Eagles of Death Metal had been on stage at the Bataclan concert hall in Paris for about an hour when the sold-out show turned into a scene of terror. Gunfire, panic, a stampede of concertgoers. By the time authorities stormed the venue, the toll inside was steep. As many as 100 were dead inside the hall. More than 50 were killed at five other sites in the City of Light.
Anxious fans of the Palm Desert band awaited word of the band’s fate.
Band members who had made the trip to Europe included front man Jesse Hughes, guitarist Dave Catching (of Mark Lanegan Band and Tex & the Horseheads), bassist Matt McJunkins, guitarist Eden Galindo and drummer Julio Dorio, according to the band’s Facebook page.
All were safe and accounted for by early Saturday morning in Paris, according to someone close to the band. In addition, opening act Red Lemons posted a statement on social media indicating the band members were safe.
The sold-out show was part of the Eagles of Death Metal European tour. Although band members made it out safely, some members of the band’s crew did not.
One person working with the band was killed, according to people with knowledge of the situation, and another was shot.
“We are still currently trying to determine the safety and whereabouts of all our band and crew,” read a message posted on the Eagles of Death Metal’s Facebook page earlier in the evening. “Our thoughts are with all of the people involved in this tragic situation.”
David Ian Hughes, brother of frontman Jesse Hughes, posted on Facebook that he spoke to Jesse, who was OK. “The band is ok too,” he wrote. “I hold out hope that as many people as possible make it out ok, as well. As the situation is still developing, I can not say much else.”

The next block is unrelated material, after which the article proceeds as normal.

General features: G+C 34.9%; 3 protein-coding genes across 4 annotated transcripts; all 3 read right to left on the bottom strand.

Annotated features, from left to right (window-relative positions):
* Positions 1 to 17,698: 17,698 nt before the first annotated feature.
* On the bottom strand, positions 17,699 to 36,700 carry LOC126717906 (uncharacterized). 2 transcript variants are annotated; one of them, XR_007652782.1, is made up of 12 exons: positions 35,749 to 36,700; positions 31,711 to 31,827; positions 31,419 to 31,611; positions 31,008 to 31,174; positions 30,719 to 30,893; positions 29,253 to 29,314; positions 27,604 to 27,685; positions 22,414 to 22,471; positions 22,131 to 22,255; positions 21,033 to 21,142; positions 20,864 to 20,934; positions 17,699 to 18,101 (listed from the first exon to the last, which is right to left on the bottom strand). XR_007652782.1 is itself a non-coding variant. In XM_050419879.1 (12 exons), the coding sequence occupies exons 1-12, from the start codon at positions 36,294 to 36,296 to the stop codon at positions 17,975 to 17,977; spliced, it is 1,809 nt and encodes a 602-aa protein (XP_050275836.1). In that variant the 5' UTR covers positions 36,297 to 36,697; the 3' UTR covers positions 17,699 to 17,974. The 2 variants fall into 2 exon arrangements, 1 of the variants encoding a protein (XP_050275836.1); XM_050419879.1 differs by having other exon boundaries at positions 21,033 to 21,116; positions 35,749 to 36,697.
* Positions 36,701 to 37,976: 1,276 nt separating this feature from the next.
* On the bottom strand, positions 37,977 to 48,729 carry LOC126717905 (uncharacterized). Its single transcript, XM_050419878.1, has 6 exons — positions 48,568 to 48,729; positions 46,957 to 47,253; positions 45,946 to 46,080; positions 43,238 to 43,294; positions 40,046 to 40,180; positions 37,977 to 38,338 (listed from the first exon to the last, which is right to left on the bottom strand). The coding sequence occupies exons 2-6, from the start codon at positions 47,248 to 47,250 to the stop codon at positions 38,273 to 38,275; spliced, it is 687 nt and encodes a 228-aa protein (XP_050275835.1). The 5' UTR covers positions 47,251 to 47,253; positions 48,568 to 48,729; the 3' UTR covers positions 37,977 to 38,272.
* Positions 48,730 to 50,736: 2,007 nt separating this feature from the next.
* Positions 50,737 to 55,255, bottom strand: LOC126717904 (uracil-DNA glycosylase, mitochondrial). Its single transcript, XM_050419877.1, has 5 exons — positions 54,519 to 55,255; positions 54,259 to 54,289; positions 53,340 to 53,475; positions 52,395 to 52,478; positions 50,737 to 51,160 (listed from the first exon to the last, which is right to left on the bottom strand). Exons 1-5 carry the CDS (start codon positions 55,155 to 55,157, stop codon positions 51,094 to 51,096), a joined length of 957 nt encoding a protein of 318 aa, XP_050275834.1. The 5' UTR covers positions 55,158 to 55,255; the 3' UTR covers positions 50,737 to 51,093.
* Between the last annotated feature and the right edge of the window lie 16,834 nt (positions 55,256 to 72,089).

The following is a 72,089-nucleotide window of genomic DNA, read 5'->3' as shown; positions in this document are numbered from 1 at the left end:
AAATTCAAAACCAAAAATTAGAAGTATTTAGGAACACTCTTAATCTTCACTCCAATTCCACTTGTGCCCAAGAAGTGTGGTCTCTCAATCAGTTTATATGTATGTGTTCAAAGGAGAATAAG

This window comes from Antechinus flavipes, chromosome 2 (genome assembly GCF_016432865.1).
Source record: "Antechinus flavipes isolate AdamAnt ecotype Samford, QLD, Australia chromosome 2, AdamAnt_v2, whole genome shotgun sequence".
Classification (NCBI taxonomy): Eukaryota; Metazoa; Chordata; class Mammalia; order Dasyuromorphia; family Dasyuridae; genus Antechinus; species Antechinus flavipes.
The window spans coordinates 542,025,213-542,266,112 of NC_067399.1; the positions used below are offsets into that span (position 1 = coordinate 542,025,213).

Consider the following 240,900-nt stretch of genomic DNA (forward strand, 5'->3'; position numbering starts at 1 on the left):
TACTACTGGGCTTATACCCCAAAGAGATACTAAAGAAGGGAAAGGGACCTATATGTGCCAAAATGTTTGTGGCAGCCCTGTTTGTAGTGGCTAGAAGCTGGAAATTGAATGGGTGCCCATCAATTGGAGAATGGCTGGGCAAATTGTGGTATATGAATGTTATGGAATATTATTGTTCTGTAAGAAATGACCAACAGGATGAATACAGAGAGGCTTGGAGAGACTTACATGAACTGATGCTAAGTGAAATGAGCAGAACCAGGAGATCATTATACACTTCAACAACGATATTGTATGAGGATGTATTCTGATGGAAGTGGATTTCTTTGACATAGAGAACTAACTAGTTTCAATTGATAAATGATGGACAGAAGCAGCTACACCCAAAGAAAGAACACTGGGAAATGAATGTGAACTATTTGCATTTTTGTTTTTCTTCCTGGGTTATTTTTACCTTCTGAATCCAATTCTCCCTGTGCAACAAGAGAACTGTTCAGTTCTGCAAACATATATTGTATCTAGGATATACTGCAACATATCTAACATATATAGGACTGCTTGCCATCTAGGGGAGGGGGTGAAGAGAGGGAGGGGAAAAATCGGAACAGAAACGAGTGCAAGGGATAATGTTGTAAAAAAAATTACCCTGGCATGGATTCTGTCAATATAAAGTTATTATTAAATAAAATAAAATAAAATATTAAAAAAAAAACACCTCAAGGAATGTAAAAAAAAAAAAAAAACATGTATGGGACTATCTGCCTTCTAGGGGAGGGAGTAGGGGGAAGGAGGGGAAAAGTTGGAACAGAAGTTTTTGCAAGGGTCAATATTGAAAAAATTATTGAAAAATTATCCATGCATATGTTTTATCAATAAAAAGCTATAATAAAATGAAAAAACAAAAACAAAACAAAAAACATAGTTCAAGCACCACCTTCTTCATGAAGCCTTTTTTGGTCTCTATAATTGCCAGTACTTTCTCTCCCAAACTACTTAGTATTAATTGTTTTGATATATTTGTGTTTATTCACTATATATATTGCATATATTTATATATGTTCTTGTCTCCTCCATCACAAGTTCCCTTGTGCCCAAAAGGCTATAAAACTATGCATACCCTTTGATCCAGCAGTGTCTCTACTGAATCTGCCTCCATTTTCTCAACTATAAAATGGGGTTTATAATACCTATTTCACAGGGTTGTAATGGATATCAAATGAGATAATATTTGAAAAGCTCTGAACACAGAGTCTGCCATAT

Michael Dorio, the brother of the band’s drummer, told CNN the group was performing when they heard gunshots inside the venue. The band “stopped playing, hit the deck, and went backstage and exited as fast as they could,” Michael Dorio said.
With a capacity of more than 1,200, the Bataclan hosts many high-profile touring acts. Acts scheduled to appear at the venue in the coming weeks include American rap duo Rae Sremmurd, the Southern California metal act Deftones (who were in Paris to play the venue Saturday night) and Texas blues guitarist Gary Clark Jr.
Eagles of Death Metal, cofounded in 1998 by guitarist Hughes and Josh Homme of the platinum-selling band Queens of the Stone Age, released a fourth album, “Zipper Down,” in October.
In an interview with The Times last month, Homme, who was not on tour with the group in Paris, described the band as an ongoing special project and labor of love with his lifelong friend Hughes.
Eagles of Death Metal is perhaps most recognizable for its catchy guitar songs, which have been featured in national TV commercials for brands including Nike, Microsoft and Acura.
The band’s album “Zipper Down” landed on the Billboard Top 200, as did the previous two releases. Still, the band is often seen as an underground entity.
Hughes said then that he wanted the band to have longevity; that he wanted “Eagles to be like Ringling Bros. and Barnum & Bailey Circus – they’re dead, but you can still go see their circus.”
Additional reporting from Alexandra Le Tellier, Randall Roberts and Kim Willsher.
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